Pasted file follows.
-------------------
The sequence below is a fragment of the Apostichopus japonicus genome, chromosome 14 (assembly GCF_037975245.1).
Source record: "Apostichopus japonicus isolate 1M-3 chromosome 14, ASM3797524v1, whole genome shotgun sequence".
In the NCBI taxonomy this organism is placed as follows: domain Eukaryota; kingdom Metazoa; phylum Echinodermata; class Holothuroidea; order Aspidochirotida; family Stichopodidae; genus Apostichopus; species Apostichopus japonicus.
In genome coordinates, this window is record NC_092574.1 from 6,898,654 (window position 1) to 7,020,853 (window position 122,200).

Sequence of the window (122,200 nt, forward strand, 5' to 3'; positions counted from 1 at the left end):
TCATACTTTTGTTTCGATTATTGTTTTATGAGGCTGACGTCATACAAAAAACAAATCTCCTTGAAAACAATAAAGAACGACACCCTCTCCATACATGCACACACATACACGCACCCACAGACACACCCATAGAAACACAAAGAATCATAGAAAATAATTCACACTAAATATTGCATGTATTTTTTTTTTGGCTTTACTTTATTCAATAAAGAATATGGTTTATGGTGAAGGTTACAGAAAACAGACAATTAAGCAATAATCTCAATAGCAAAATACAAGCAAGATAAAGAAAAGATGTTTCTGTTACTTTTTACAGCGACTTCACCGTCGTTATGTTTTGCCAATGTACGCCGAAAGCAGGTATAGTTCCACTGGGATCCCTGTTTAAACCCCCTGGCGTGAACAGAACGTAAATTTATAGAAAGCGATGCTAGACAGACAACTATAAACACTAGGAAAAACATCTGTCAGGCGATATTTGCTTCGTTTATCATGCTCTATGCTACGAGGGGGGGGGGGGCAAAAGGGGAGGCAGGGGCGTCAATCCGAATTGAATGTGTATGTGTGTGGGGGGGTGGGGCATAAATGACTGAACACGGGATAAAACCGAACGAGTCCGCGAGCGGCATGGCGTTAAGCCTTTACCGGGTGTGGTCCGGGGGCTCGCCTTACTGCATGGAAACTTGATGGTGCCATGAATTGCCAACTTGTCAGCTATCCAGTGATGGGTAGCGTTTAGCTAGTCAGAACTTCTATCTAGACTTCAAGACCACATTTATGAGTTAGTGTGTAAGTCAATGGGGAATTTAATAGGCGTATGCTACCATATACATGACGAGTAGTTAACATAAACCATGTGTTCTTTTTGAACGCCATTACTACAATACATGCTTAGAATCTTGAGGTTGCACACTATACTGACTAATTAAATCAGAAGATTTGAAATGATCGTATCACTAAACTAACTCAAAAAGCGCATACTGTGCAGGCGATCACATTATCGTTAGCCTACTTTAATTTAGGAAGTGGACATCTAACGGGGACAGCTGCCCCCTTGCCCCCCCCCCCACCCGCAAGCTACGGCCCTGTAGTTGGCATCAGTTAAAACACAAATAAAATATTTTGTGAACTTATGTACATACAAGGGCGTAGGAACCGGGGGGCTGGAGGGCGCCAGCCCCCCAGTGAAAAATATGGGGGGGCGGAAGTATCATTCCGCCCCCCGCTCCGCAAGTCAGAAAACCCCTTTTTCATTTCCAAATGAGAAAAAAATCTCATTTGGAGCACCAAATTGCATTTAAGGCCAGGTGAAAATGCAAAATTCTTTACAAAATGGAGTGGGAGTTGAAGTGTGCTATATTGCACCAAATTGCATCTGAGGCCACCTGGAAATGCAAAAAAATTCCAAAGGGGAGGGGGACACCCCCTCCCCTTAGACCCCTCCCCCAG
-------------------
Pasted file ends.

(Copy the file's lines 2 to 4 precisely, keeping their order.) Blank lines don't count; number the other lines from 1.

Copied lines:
Source record: "Apostichopus japonicus isolate 1M-3 chromosome 14, ASM3797524v1, whole genome shotgun sequence".
In the NCBI taxonomy this organism is placed as follows: domain Eukaryota; kingdom Metazoa; phylum Echinodermata; class Holothuroidea; order Aspidochirotida; family Stichopodidae; genus Apostichopus; species Apostichopus japonicus.
In genome coordinates, this window is record NC_092574.1 from 6,898,654 (window position 1) to 7,020,853 (window position 122,200).